Now even his loo is famous; THE BROADER PICTURE

It seems so long ago. The discovery of these previously unpublished photographs by Billy Name (born Linich), reanimates some long- forgotten style-commandos from the court of Andy Warhol. As reigning New York pop artist in the 1960s, Warhol dominated a historic studio ("the Factory") based around hard drugs, camp responses, cynical affectlessness and nihilism. But these pictures provide relatively unguarded, homely glimpses of the Factory denizens, their relentless cool briefly askew. Also - unlike the majority of Sixties pictures taken at the Factory - these are in colour, giving them an immediacy that more mannered studies lack.

No one is going to forget Andy Warhol. But what of the starry cloud of spaced-out human debris that swirled around him? Some were gifted misfits, beautiful, rich. Others were street people: flamboyant, entertaining dealers and tranvestites like Candy Darling or Rotten Rita. For a brief, firecracker moment Warhol's exotic entourage were stars themselves, arbiters of the ultra-hip, fixtures at the coolest parties. Few survived. It was as though they had signed Faustian pacts in exchange for their 15 minutes of fame. Beauty disintegrated; drugs, psychosis and suicide consumed them; the commonpace reclaimed them.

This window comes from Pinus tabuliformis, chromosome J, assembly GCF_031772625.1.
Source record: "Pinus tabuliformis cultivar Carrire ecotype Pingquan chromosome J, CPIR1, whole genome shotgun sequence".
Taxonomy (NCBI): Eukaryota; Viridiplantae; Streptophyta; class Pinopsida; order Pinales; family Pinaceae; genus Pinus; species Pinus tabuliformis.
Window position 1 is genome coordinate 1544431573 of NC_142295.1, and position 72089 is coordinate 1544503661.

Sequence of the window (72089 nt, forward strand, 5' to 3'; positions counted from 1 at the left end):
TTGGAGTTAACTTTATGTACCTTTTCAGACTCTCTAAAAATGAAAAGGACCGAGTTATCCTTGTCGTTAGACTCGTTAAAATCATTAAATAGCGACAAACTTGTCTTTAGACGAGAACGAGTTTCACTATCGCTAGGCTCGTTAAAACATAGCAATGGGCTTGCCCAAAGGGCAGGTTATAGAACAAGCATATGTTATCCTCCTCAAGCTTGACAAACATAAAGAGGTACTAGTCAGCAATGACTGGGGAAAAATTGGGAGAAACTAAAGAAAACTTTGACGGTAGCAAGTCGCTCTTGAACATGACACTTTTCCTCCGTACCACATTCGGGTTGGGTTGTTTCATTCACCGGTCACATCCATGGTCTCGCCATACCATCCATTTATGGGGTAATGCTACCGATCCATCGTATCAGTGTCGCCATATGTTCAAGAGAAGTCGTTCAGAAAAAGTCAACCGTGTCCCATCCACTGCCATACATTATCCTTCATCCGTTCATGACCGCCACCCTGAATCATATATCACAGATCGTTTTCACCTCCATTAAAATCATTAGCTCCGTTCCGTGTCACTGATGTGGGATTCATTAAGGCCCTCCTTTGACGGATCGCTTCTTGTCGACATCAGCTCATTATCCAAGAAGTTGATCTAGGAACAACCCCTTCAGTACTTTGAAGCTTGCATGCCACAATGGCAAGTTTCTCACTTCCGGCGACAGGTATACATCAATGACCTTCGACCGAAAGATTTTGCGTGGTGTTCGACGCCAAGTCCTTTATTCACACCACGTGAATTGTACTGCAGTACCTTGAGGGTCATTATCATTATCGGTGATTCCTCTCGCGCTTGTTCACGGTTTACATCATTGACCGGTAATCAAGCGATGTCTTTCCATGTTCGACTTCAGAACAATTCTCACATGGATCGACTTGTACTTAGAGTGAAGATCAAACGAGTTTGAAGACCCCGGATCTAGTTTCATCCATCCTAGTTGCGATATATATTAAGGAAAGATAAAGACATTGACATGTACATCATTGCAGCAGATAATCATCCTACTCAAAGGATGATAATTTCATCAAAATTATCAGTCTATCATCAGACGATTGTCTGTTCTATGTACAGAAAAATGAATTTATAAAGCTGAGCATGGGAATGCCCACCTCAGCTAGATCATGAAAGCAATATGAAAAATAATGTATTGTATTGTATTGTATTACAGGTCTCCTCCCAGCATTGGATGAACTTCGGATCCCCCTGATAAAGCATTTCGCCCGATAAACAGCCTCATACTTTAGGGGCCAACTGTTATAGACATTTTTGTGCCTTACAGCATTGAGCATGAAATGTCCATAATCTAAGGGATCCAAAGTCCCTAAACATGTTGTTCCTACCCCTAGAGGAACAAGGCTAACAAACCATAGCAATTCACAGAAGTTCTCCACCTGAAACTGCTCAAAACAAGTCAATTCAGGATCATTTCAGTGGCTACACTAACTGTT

Billy Name - a talented photogapher, self-styled Buddhist and magician - emerged from the Fifties New York beatnik scene to become one of Warhol's earliest cohorts. He was responsible for the memorable all-silver decor of the first Factory on East 47th Street, and, together with the poet Gerard Malanga, was paid a pitifully small wage to be Warhol's primary assistant when the artist's early work - the Brillo boxes, Campbell's soup tins and other classic silkscreens - hit the big time.

From 1963 onwards Warhol's name seemed to epitomise both the decade and the decadent, and he attracted opprobrium and adoration in equal amounts. By early 1968 the amphetamine- fuelled anarchy that was the Silver Factory had moved to Union Square. For a few months the general craziness persisted - until June of that year, when Valerie Solanas shot Warhol and changed everything forever.